The issue regarding the proposed smoking ordinance in Fort Collins is that secondhand smoke is just as dangerous, if not more dangerous, than the toxins inhaled by the actual smoker. Everyone has the right to breathe smoke-free air and that right is taken away every time someone is allowed to light up a cigarette in an enclosed public area. For every eight smokers that the tobacco companies kill, they take one nonsmoker with them.
The ordinance that is currently being reviewed by the city council members would make it illegal for any public place or workplace to allow smoking. The controversy right now is whether or not bars and restaurants should be considered as places of work.
Of course bars and restaurants are places of work. How do these people think the majority of college students make a living? It is more lucrative to work in these fields than in a retail store or most college level office positions. So don’t we deserve to be protected just like the rest of Fort Collins? I believe so.
The fact of the matter is that breathing secondhand smoke does have health consequences and forcing people to work in an environment where they are constantly exposed to secondhand smoke increases their risk level by almost 400 percent. Now you tell me whose rights are being overlooked.
The problem in this situation is that most people don’t see the immediate effects of secondhand smoke exposure. I, however, am not that lucky. I was unfortunate enough to be born with asthma, a breathing disease that is aggravated by exposure to secondhand smoke. My entire life, I have been aware of the effects that secondhand smoke can have on a person. On one occasion I even had to make a trip to the emergency room.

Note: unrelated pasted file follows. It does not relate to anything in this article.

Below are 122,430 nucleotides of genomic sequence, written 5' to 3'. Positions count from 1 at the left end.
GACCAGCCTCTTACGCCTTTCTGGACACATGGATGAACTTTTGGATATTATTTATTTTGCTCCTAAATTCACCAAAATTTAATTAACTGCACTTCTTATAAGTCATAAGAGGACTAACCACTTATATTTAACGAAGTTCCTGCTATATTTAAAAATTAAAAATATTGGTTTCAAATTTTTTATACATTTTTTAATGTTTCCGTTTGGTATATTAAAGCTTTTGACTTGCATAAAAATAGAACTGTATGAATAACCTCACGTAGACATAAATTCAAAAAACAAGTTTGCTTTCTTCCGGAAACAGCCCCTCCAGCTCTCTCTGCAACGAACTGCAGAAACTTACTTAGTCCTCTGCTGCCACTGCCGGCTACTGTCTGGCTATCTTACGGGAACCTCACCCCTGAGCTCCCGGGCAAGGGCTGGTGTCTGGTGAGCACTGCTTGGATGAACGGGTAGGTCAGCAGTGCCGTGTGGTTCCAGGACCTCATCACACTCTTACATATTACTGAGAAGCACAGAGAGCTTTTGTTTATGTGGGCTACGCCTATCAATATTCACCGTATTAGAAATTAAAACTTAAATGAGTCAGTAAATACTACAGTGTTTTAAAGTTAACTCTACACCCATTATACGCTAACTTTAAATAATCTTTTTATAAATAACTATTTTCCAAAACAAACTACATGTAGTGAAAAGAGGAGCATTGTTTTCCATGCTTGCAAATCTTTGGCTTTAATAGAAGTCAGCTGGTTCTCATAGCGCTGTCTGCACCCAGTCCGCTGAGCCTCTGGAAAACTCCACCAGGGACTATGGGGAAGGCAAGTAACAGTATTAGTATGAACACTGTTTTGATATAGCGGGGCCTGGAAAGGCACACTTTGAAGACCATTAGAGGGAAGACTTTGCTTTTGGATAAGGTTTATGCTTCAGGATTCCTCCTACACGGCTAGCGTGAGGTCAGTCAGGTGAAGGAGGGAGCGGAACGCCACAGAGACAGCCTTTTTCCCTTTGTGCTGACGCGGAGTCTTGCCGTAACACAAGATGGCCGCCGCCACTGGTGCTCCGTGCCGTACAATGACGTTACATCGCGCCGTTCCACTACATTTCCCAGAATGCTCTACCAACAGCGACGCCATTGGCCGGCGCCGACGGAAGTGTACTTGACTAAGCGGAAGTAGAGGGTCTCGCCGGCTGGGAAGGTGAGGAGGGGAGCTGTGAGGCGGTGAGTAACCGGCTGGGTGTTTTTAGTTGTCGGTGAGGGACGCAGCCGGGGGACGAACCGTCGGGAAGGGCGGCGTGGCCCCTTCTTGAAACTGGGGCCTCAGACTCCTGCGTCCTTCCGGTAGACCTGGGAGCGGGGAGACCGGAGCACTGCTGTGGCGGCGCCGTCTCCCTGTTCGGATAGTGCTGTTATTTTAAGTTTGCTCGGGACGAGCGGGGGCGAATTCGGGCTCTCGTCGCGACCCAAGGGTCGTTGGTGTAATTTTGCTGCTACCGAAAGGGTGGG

But maybe I am the lucky one. Being at an age where tobacco companies are trying there hardest to sell their product to me, I am smart enough to realize that smoking would mean a likely death. Most college students aren’t so fortunate. At CSU, 34 percent of the students report themselves to be smokers. This is double the figure of the Fort Collins community as a whole. What a scary statistic.
How hard is it to step outside if you really want to smoke? If you want to put your own life at risk, what is so wrong about asking you to spare mine? Smokers like to speak of their rights when it comes to this topic. And they are correct. People in this country above the age of eighteen do have a right to smoke.
But with rights comes responsibility. Here’s a thought: drinking is legal at the age of twenty-one in this country. However, it is not legal to drink and than get into a car and drive. Why? Because you would be putting other people’s lives at risk. The issue of smoking rights presents the same type of situation. Yes, you do have the right to smoke. But where do your rights end and mine begin?
Jill Goodwin is a senior majoring in technical journalism. Comments on this column may be sent to firstname.lastname@example.org.